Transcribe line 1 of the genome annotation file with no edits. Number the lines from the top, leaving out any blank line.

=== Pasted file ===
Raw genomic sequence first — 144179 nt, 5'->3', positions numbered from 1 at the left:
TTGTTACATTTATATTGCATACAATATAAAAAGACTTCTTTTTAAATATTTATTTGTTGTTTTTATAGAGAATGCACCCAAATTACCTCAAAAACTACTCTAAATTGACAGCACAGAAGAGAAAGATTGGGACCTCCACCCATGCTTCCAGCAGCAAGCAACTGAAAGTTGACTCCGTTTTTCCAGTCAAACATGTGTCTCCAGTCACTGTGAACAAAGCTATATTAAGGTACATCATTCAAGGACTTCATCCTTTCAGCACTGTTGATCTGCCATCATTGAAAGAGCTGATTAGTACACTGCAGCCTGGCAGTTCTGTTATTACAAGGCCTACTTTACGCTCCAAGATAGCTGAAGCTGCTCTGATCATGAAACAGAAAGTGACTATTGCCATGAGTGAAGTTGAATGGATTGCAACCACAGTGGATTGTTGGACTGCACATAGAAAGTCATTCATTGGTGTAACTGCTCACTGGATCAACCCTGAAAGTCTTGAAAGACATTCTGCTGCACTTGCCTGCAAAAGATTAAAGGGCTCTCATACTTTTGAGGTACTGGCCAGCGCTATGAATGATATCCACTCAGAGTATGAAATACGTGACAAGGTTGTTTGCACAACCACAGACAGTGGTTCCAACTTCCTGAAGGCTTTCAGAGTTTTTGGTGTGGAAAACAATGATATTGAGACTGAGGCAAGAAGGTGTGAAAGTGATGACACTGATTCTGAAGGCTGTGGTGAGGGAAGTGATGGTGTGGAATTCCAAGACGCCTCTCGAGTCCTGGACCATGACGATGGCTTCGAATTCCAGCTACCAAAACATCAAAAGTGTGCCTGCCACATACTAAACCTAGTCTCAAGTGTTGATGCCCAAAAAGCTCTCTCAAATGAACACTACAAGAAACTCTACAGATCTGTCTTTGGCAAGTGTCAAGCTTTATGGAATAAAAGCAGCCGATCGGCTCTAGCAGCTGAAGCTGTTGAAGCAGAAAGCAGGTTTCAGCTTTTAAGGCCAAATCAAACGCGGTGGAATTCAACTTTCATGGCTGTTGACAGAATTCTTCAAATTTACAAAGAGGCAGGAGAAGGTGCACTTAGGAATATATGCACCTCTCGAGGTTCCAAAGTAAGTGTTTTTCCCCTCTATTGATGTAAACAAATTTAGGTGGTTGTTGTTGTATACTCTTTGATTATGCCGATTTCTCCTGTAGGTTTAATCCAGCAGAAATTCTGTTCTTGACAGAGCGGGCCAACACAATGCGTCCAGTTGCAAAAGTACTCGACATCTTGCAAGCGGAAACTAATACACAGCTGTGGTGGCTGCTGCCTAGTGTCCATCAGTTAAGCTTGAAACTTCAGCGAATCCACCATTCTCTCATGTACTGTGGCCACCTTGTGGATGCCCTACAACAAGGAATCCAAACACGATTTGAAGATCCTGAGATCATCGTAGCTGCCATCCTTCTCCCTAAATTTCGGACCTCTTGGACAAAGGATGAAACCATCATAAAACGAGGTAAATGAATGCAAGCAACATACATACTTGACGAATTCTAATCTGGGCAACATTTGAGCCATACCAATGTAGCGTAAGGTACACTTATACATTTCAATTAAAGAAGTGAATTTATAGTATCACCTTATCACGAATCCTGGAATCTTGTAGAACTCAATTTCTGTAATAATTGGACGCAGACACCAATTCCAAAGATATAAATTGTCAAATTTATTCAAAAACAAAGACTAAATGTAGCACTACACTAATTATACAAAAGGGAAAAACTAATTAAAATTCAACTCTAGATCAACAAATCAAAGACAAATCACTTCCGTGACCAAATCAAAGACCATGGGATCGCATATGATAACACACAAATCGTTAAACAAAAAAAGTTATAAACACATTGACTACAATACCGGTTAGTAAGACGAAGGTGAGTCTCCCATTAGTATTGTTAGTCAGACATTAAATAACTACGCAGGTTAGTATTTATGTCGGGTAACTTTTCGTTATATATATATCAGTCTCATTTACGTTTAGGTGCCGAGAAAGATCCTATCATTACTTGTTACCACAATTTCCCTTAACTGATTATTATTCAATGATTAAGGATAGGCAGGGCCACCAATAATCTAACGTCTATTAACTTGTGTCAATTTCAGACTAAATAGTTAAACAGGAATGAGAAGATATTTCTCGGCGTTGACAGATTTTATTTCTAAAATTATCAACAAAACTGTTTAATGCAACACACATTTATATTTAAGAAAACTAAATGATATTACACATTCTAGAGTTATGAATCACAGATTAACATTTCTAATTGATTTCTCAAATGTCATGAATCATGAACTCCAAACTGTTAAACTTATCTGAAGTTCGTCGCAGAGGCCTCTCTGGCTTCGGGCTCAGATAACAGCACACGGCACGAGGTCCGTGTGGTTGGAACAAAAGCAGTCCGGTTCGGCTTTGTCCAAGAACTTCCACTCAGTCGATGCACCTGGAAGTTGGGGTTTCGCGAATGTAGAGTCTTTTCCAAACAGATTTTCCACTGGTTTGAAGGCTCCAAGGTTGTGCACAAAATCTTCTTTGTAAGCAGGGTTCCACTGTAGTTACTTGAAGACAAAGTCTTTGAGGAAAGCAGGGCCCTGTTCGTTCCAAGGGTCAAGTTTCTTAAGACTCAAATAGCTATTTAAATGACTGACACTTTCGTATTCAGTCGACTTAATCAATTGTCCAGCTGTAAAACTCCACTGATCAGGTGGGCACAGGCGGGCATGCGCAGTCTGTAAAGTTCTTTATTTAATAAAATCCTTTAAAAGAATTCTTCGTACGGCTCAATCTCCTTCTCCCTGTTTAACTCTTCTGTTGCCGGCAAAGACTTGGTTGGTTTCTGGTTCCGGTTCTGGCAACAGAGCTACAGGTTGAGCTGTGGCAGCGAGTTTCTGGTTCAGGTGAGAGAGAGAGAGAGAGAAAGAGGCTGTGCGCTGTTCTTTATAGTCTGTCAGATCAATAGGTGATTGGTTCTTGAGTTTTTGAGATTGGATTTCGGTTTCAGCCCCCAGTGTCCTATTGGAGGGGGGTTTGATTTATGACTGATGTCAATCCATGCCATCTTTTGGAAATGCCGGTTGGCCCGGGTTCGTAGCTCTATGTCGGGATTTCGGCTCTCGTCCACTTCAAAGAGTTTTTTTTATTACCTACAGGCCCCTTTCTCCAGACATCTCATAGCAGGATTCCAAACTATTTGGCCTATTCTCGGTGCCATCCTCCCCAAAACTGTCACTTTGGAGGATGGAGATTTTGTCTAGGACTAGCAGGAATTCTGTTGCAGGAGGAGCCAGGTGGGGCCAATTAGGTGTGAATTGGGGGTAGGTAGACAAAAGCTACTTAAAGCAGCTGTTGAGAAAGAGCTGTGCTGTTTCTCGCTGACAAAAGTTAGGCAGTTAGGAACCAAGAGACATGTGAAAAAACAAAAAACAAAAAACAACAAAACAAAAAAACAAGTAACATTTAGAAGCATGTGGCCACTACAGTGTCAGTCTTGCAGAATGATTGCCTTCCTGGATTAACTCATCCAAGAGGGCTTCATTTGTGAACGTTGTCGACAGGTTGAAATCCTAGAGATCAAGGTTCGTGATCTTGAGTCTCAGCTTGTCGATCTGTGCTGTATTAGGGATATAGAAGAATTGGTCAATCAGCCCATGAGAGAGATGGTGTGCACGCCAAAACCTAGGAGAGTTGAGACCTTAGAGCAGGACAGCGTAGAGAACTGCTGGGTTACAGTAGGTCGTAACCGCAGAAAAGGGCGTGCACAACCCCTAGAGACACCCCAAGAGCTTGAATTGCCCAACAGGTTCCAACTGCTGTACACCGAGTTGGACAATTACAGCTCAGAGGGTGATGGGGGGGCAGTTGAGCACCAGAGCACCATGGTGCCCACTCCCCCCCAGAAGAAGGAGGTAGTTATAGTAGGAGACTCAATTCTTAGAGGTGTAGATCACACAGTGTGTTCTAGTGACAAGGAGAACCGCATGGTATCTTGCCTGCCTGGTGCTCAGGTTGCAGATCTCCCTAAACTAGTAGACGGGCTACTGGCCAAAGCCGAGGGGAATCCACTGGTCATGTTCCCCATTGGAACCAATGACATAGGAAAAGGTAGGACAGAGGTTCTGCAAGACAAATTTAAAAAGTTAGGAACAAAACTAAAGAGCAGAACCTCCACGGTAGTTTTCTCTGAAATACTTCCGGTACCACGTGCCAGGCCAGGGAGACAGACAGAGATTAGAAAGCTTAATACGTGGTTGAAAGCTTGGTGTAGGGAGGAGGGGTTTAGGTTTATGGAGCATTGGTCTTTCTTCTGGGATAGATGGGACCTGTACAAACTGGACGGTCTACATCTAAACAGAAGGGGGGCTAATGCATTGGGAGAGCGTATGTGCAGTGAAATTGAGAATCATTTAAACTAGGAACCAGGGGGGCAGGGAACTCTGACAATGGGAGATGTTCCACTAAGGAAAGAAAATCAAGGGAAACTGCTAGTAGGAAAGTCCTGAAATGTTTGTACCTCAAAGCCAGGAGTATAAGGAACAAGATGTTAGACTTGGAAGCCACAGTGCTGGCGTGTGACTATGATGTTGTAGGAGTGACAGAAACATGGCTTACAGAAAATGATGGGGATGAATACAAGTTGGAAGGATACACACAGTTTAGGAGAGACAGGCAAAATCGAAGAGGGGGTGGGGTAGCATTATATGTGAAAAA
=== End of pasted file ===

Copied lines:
Raw genomic sequence first — 144179 nt, 5'->3', positions numbered from 1 at the left: